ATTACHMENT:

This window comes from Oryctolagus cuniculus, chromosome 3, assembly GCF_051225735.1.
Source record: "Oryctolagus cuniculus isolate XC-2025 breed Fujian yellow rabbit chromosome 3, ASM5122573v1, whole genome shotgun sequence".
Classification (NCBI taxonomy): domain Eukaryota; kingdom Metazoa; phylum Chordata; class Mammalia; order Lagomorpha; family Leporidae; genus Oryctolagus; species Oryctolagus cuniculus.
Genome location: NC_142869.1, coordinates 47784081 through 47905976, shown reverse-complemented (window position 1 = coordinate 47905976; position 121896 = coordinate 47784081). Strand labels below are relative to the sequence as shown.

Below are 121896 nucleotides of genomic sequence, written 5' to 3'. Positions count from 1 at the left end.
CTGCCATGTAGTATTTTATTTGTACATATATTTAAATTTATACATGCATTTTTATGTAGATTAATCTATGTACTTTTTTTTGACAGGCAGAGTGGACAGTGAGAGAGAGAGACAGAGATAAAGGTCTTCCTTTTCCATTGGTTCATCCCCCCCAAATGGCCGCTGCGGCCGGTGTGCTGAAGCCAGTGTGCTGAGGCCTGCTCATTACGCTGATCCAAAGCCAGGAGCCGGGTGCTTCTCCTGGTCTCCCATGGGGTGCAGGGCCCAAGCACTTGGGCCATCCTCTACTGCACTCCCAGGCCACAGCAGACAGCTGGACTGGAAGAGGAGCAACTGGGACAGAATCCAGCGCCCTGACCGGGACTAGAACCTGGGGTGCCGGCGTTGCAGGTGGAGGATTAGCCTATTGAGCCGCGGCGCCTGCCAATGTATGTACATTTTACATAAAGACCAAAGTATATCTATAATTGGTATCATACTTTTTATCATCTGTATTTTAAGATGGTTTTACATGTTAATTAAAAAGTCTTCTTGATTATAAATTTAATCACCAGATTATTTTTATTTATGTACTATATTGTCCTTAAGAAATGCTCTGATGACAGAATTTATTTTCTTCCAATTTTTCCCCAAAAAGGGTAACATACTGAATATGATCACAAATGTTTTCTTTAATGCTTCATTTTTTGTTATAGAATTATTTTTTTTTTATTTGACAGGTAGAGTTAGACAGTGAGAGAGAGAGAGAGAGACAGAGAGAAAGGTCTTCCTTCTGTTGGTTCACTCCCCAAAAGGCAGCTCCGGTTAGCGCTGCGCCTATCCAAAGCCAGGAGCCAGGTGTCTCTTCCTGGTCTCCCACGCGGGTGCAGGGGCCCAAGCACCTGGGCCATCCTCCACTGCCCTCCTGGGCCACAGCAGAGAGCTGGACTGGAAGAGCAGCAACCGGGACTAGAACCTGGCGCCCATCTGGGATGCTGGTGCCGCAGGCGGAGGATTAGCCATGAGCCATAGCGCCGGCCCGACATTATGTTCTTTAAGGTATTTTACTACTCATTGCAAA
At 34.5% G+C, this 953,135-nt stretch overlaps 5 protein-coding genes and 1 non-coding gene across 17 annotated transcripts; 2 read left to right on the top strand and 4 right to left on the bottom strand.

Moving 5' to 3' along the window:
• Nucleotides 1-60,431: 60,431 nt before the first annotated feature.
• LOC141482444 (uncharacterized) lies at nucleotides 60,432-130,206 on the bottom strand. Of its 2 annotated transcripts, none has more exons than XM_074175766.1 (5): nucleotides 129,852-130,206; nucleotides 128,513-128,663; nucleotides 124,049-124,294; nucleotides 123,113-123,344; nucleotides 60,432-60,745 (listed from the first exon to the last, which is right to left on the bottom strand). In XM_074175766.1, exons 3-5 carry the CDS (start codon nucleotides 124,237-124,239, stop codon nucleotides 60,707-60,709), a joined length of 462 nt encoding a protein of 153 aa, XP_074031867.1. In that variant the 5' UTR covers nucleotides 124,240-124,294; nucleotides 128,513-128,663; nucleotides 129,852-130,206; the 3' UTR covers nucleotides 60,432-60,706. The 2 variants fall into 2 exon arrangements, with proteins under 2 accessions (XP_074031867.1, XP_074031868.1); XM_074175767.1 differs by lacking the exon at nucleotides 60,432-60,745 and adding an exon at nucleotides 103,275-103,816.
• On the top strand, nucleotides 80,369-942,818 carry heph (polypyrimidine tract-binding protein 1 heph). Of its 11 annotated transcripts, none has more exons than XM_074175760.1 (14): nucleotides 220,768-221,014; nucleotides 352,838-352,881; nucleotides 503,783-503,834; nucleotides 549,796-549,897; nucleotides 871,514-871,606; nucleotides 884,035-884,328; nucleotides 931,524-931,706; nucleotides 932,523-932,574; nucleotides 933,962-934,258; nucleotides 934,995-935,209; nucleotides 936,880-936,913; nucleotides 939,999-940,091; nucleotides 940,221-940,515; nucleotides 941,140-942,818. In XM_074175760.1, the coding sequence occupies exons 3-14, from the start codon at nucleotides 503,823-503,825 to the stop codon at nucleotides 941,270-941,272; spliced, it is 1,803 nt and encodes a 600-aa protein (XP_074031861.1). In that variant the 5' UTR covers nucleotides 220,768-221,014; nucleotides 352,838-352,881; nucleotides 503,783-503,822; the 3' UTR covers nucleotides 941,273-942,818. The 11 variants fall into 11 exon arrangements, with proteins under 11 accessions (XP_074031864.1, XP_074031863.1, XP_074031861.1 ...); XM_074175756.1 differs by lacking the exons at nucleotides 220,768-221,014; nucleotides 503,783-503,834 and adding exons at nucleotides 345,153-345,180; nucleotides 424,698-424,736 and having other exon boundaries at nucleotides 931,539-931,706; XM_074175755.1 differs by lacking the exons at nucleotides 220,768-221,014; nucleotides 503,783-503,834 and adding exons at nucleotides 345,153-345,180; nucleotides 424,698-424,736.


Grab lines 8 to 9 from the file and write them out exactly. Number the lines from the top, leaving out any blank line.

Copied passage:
Moving 5' to 3' along the window:
• Nucleotides 1-60,431: 60,431 nt before the first annotated feature.